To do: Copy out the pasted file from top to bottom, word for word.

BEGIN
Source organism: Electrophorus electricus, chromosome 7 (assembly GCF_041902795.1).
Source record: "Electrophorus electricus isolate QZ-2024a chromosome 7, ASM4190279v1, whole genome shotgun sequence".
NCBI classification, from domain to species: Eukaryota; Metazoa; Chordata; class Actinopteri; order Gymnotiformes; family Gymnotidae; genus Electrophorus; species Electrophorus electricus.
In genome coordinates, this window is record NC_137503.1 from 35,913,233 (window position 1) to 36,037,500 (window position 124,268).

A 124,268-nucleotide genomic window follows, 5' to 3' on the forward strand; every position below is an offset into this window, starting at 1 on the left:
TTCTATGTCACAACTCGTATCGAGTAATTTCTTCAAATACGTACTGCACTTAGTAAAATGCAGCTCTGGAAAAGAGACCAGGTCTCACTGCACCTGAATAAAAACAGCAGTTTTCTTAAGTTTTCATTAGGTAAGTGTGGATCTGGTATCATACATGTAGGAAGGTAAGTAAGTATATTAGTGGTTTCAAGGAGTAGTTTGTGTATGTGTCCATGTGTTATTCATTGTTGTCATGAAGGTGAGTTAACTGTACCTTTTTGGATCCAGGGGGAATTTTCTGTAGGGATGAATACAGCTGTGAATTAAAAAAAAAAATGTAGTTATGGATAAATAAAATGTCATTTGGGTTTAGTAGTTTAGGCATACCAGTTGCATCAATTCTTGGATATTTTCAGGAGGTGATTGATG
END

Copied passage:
Source organism: Electrophorus electricus, chromosome 7 (assembly GCF_041902795.1).
Source record: "Electrophorus electricus isolate QZ-2024a chromosome 7, ASM4190279v1, whole genome shotgun sequence".
NCBI classification, from domain to species: Eukaryota; Metazoa; Chordata; class Actinopteri; order Gymnotiformes; family Gymnotidae; genus Electrophorus; species Electrophorus electricus.
In genome coordinates, this window is record NC_137503.1 from 35,913,233 (window position 1) to 36,037,500 (window position 124,268).

A 124,268-nucleotide genomic window follows, 5' to 3' on the forward strand; every position below is an offset into this window, starting at 1 on the left:
TTCTATGTCACAACTCGTATCGAGTAATTTCTTCAAATACGTACTGCACTTAGTAAAATGCAGCTCTGGAAAAGAGACCAGGTCTCACTGCACCTGAATAAAAACAGCAGTTTTCTTAAGTTTTCATTAGGTAAGTGTGGATCTGGTATCATACATGTAGGAAGGTAAGTAAGTATATTAGTGGTTTCAAGGAGTAGTTTGTGTATGTGTCCATGTGTTATTCATTGTTGTCATGAAGGTGAGTTAACTGTACCTTTTTGGATCCAGGGGGAATTTTCTGTAGGGATGAATACAGCTGTGAATTAAAAAAAAAAATGTAGTTATGGATAAATAAAATGTCATTTGGGTTTAGTAGTTTAGGCATACCAGTTGCATCAATTCTTGGATATTTTCAGGAGGTGATTGATG